Higher ED Thought Leadership Series: Emad Rahim Interviews Dr. Michael Williams, Dean of the School of Business, Public Service at Thomas Edison State University

Dr. Michael Williams serves as the Dean of the School of Business and Management and Interim Dean of the John S. Watson School of Public Service at Thomas Edison State University. His is a seasoned academic leader, industry executive, and educational entrepreneur. 

Thomas Edison State University, Dr Michael Williams, Thoughleadership
Thomas Edison State University

Dr. Williams has held senior academic leadership positions in public, private, and proprietary universities. Previous academic leadership appointments include; Dean of Graduate School of Business at Touro College and University System and Faculty Chair for Graduate Human Resource Management, Leadership, and Organizational Development in Graduate School of Business and Technology at Capella University.

An interdisciplinarian, Dr. Williams holds graduate degrees including a Ph.D. in Educational Leadership, Policy and Administration and an MS in Human Resource Management from Fordham University.  An MS in Labor and Employee Relations from Rutgers University, an MBA in Management from DeVry University, an MS in Mental Health Counseling from Touro College and University Systems and an MA in Psychoanalysis from the Institute of Counseling and Psychoanalytic Studies (ICPS) – Boston Graduate School of Psychoanalysis. Lastly, he earned an MM in Doublebass Performance and a joint BM degree in Doublebass Performance and Music Education from the New England Conservatory of Music.

Emad Rahim (ER): Good Morning Dr. Williams – Thank you for agreeing to participate in our Higher ED Thought Leadership series. Please tell us how you got started in your career as the Dean of School of Business and Management at Thomas Edison State University?

Dr. Michael Williams (MW): I’ve served as Dean for the past eight years. As Dean, I engaged key institutional, administrative, and school leaders simultaneously with the goals of cultivating productive intra-university partnerships, explore their perceptions of their units as well as SBM, and share my vision for the SBM.  This “start” continues, evolving the school’s unique market position as a scholar-practitioner-oriented school of business and management. 

ER: What is your leadership style and how has it evolved during your time at Thomas Edison State University? 

Thomas Edison State University, Dr Michael Williams, Thoughleadership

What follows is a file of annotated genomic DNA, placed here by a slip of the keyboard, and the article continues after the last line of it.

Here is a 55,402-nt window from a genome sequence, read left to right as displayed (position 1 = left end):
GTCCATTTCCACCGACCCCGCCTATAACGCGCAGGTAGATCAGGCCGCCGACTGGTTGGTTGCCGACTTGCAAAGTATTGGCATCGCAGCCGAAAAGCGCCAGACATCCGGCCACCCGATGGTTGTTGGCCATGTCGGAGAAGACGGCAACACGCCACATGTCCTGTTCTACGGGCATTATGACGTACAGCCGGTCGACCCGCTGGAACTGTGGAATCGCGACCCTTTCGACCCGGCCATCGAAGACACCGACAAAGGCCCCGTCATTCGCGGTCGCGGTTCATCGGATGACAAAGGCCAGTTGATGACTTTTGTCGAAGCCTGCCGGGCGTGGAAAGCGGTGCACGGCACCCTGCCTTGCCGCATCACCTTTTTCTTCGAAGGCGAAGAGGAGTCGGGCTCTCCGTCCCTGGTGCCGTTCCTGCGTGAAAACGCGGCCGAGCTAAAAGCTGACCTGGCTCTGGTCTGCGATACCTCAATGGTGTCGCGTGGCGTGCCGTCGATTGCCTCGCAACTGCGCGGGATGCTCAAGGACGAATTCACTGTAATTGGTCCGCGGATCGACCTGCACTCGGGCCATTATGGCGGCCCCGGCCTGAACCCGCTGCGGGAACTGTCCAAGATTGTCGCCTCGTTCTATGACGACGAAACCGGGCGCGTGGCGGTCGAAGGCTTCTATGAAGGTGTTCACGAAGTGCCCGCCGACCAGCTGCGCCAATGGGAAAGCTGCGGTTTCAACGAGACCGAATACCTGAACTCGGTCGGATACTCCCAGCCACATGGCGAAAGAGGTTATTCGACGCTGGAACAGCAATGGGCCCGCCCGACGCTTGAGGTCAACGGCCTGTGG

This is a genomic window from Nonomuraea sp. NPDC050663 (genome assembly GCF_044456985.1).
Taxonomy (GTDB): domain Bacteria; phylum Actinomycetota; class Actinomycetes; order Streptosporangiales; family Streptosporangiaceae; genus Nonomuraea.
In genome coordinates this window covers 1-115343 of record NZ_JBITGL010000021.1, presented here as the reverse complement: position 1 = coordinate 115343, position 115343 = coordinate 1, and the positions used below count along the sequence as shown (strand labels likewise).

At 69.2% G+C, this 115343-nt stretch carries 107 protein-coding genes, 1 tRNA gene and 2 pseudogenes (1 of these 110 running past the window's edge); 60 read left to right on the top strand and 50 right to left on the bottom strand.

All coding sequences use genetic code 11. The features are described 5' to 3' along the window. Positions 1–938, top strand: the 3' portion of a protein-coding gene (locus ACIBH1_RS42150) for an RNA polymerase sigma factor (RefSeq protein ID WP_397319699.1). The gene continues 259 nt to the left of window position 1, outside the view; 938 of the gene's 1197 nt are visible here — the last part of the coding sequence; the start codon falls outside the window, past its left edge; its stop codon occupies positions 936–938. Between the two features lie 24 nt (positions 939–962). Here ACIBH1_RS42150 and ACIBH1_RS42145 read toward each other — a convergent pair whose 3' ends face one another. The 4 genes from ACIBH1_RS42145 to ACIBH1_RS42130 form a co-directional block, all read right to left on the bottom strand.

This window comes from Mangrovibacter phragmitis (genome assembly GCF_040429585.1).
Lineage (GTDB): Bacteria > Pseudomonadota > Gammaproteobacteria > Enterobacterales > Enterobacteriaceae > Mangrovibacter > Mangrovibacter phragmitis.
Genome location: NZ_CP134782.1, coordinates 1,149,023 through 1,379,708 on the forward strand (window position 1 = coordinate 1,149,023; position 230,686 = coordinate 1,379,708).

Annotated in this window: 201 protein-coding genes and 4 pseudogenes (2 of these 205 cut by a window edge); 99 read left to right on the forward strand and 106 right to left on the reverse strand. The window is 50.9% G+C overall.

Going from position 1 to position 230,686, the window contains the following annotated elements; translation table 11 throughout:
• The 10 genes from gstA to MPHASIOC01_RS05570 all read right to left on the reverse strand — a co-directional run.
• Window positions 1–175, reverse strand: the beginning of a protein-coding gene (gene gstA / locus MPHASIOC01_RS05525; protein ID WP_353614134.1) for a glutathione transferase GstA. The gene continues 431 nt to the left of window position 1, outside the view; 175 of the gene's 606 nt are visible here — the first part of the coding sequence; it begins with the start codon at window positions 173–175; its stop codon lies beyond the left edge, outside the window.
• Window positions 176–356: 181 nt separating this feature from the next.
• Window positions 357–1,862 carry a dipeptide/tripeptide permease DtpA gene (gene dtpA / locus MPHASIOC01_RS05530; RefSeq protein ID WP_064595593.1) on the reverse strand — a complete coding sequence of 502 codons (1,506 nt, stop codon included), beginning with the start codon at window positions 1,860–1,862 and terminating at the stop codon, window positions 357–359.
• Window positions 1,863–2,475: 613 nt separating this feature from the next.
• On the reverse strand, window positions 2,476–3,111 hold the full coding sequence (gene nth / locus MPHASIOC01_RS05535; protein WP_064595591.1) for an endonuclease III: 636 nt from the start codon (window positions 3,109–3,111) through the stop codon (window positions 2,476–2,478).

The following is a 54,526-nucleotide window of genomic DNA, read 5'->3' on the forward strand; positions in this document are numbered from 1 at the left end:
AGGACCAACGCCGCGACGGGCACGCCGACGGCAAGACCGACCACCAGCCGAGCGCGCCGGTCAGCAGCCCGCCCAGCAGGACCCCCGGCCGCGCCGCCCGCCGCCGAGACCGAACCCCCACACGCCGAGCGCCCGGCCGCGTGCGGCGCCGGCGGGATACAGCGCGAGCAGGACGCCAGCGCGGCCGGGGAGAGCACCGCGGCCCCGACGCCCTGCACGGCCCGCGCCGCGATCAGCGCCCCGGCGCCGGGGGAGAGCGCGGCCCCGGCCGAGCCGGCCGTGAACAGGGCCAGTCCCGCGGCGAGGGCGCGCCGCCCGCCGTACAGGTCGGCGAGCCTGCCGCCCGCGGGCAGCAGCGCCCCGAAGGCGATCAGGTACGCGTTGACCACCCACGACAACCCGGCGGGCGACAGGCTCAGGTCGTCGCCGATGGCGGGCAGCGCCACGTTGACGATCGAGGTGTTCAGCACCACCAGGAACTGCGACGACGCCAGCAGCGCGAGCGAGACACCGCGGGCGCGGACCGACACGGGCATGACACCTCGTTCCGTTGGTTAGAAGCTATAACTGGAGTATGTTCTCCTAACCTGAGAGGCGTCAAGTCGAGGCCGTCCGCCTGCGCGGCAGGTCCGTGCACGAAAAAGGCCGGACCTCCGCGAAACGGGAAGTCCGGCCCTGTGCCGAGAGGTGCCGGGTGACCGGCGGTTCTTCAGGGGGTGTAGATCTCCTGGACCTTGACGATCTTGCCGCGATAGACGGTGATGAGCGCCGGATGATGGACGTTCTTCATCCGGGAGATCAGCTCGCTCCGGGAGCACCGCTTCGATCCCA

Dr. Michael Williams

MW: I maintain an integrated transformation and transactional leadership style. Transformational leadership through influencing and guiding individual, organization, and social change. Transactional leadership focused on continuous improvement of organizational structure, efficacious productivity, and data-driven metrics. This leadership style orientation is my cornerstone leadership orientation throughout my educational and industry careers. Recently, I recently enhanced my leadership effectiveness by including elements of Kouzas and Posner’s Leadership Challenge Model, specifically Inspiring a Shared Vision and Enabling Others to Act. 

ER: Business is constantly changing, what types of things is your business school doing to make sure students are learning the most updated business information?

MW: The 21st-century global business context like no other in commercial history. The rapidity and complexity of today’s discontinuous change challenge businesses in every industry to reinvent themselves to compete, sustain, and survive continually.  As we migrate toward a post-COVID-19 environment, organizational leaders will need to adapt to increasingly complex conditions characterized by changing government regulations, the emergence of a new workplace context, and profound changes in educating a global workforce.

There are strategies and tactics I employ to ensure that the SBM remains a leader in adult-centered business education. The foci are:

  1. Leading in the Post-COV-19 Environment – Anticipating the educational needs of adult learners reengineering their current professions and returning to a workplace, professions, and careers that have radically changed.
  2. Educational Culture – Cultivate an educational culture enabling enrollment longevity throughout the working lifecycle – Learning Lifelong philosophy.